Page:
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The SMOG Readability Formula, a Simple Measure of Gobbledygook

G Harry McLaughlin created the SMOG Readability Formula in 1969 through an article, SMOG Grading – A New Readability Formula in the Journal of Reading. SMOG Readability Formula estimates the years of education a person needs to understand a piece of writing. McLaughlin created this formula as an improvement over other readability formulas. You may come across SMOG as an acronym for Simple Measure of Gobbledygook, but it’s widely believed the title is a nod to Robert Gunning’s FOG Index.

** ( Use our free SMOG Readability Calculator to grade your text using the SMOG formula).

McLaughlin started his career as a sub-editor of the Mirror newspaper in London, but spent much of his life in Applied Psychology. He left the newspaper to pursue a doctorate in psycholinguistics at the University of London. He wrote a thesis titled, “What Makes Prose Understandable.” After teaching human communications at City University of London, he moved to Toronto, Canada where McLaughlin taught briefly at York University and then to the University of Syracuse, where he published his SMOG Formula in 1969.

The SMOG Readability Formula

Step 1: Take the entire text to be assessed.

Step 2: Count 10 sentences in a row near the beginning, 10 in the middle, and 10 in the end for a total of 30 sentences.

Step 3: Count every word with three or more syllables in each group of sentences, even if the same word appears more than once.

Step 4: Calculate the square root of the number arrived at in Step 3 and round it off to nearest 10.

Step 4: Add 3 to the figure arrived at in Step 4 to know the SMOG Grade, i.e., the reading grade that a person must have reached if he is to understand fully the text assessed.

SMOG grade = 3 + Square Root of Polysyllable Count

The SMOG Formula is considered appropriate for secondary age (4th grade to college level) readers.

The premises of McLaughlin’s SMOG Formula are:

1. A sentence is defined as a string of words punctuated with a period, an exclamation mark, or a question mark.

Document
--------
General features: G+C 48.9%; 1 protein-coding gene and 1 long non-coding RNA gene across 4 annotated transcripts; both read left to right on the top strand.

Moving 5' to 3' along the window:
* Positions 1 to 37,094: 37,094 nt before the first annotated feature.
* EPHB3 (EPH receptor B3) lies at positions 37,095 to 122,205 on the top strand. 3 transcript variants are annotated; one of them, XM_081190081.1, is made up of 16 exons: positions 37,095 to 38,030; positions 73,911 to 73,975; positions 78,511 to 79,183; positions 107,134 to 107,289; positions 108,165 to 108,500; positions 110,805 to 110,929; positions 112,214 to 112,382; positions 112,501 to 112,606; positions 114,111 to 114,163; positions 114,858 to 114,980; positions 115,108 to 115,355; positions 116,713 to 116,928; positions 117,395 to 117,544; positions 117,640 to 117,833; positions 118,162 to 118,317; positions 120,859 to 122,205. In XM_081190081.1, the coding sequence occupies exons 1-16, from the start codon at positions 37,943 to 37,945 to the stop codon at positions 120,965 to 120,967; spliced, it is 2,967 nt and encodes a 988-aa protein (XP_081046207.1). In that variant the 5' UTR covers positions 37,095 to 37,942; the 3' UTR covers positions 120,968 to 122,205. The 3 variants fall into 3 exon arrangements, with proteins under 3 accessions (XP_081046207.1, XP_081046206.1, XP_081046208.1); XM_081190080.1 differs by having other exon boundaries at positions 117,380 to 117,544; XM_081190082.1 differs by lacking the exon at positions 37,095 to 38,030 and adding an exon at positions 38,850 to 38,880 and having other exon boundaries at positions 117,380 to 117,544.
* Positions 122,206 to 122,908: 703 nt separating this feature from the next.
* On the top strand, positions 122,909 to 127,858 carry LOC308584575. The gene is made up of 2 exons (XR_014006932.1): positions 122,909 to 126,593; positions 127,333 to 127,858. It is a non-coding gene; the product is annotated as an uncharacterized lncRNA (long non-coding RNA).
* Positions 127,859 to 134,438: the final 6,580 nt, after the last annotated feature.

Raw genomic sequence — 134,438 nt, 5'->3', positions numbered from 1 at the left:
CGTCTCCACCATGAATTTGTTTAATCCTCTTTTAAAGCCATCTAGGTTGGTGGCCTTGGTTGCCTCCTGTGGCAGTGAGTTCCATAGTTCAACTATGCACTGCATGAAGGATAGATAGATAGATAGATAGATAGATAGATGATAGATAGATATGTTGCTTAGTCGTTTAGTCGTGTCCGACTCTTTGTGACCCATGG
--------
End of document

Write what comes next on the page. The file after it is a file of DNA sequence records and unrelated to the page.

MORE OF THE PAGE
2. Consider long sentences with a semi-colon as two sentences.

3. Words with hyphen are considered as a single word.

4. Proper nouns, if polysyllabic should be counted.

5. Numbers that are written should be counted. If written in numeric form, they should be pronounced to determine if they are polysyllabic.

6. Abbreviations should be read as though unabbreviated to determine if they are polysyllabic. However, abbreviations should be avoided unless commonly known.

7. If the text being graded is shorter than 30 sentences, follow the steps below:

i. Count all the polysyllabic words in the text

ii. Count the number of sentences in the text.

iii. Divide the figures obtained in i. by the figure obtained in ii. to arrive at Average Polysyllabic Words per sentence.

iv. Multiply the figure obtained in iii. with the average number of sentences short of 30.

v. Add the figure obtained in iv. to the total number of polysyllabic words.

vi. Compare the number of polysyllabic words in the SMOG Conversion Table.

SMOG Conversion Table
 Total Polysyllabic Word Count  Approximate Grade Level (+1.5 Grades)
 1 - 6  5
 7 - 12  6
 13 - 20  7
 21 - 30  8
 31 - 42  9
 43 - 56  10
 57 - 72  11
 73 - 90  12
 91 - 110  13
 111 - 132  14
 133 - 156  15
 157 - 182  16
 183 - 210  17
 211 - 240  18

McLaughlin validated his formula against the McCall-Crabbs passages. He used a 100% correct-score criterion, whereas most formulas test for around 50%-75% comprehension. His formula generally predicts scores at least two grades higher than the Dale-Chall formula.

** ( Use our free SMOG Readability Calculator to grade your text using the SMOG formula).
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